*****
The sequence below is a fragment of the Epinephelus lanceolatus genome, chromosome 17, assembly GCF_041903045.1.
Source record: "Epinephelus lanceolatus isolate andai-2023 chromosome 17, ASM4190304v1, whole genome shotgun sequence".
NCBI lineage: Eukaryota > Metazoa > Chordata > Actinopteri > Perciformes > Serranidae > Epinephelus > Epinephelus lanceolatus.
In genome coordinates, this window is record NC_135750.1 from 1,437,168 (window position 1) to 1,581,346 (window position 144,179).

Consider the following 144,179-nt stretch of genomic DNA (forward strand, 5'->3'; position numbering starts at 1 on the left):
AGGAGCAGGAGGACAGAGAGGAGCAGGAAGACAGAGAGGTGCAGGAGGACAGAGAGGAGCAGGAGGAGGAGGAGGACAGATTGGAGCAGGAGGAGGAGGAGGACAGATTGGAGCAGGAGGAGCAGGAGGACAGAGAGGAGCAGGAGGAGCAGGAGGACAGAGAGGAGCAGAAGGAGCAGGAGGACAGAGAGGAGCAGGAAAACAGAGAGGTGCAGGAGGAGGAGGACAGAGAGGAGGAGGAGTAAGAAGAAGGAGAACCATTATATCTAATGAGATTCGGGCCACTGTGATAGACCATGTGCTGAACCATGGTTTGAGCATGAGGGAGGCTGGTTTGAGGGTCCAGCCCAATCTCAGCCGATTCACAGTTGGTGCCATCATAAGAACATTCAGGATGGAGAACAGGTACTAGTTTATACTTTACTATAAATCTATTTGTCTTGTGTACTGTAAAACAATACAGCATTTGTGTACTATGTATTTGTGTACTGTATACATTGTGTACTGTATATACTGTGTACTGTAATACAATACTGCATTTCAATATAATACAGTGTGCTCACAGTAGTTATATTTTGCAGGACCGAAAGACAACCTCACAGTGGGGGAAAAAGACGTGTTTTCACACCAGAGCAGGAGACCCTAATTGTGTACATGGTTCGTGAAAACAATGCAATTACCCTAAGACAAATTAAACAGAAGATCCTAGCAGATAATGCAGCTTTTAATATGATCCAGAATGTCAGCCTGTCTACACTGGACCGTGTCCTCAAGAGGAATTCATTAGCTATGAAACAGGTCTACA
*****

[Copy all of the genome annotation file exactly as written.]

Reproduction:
The sequence below is a fragment of the Epinephelus lanceolatus genome, chromosome 17, assembly GCF_041903045.1.
Source record: "Epinephelus lanceolatus isolate andai-2023 chromosome 17, ASM4190304v1, whole genome shotgun sequence".
NCBI lineage: Eukaryota > Metazoa > Chordata > Actinopteri > Perciformes > Serranidae > Epinephelus > Epinephelus lanceolatus.
In genome coordinates, this window is record NC_135750.1 from 1,437,168 (window position 1) to 1,581,346 (window position 144,179).

Consider the following 144,179-nt stretch of genomic DNA (forward strand, 5'->3'; position numbering starts at 1 on the left):
AGGAGCAGGAGGACAGAGAGGAGCAGGAAGACAGAGAGGTGCAGGAGGACAGAGAGGAGCAGGAGGAGGAGGAGGACAGATTGGAGCAGGAGGAGGAGGAGGACAGATTGGAGCAGGAGGAGCAGGAGGACAGAGAGGAGCAGGAGGAGCAGGAGGACAGAGAGGAGCAGAAGGAGCAGGAGGACAGAGAGGAGCAGGAAAACAGAGAGGTGCAGGAGGAGGAGGACAGAGAGGAGGAGGAGTAAGAAGAAGGAGAACCATTATATCTAATGAGATTCGGGCCACTGTGATAGACCATGTGCTGAACCATGGTTTGAGCATGAGGGAGGCTGGTTTGAGGGTCCAGCCCAATCTCAGCCGATTCACAGTTGGTGCCATCATAAGAACATTCAGGATGGAGAACAGGTACTAGTTTATACTTTACTATAAATCTATTTGTCTTGTGTACTGTAAAACAATACAGCATTTGTGTACTATGTATTTGTGTACTGTATACATTGTGTACTGTATATACTGTGTACTGTAATACAATACTGCATTTCAATATAATACAGTGTGCTCACAGTAGTTATATTTTGCAGGACCGAAAGACAACCTCACAGTGGGGGAAAAAGACGTGTTTTCACACCAGAGCAGGAGACCCTAATTGTGTACATGGTTCGTGAAAACAATGCAATTACCCTAAGACAAATTAAACAGAAGATCCTAGCAGATAATGCAGCTTTTAATATGATCCAGAATGTCAGCCTGTCTACACTGGACCGTGTCCTCAAGAGGAATTCATTAGCTATGAAACAGGTCTACA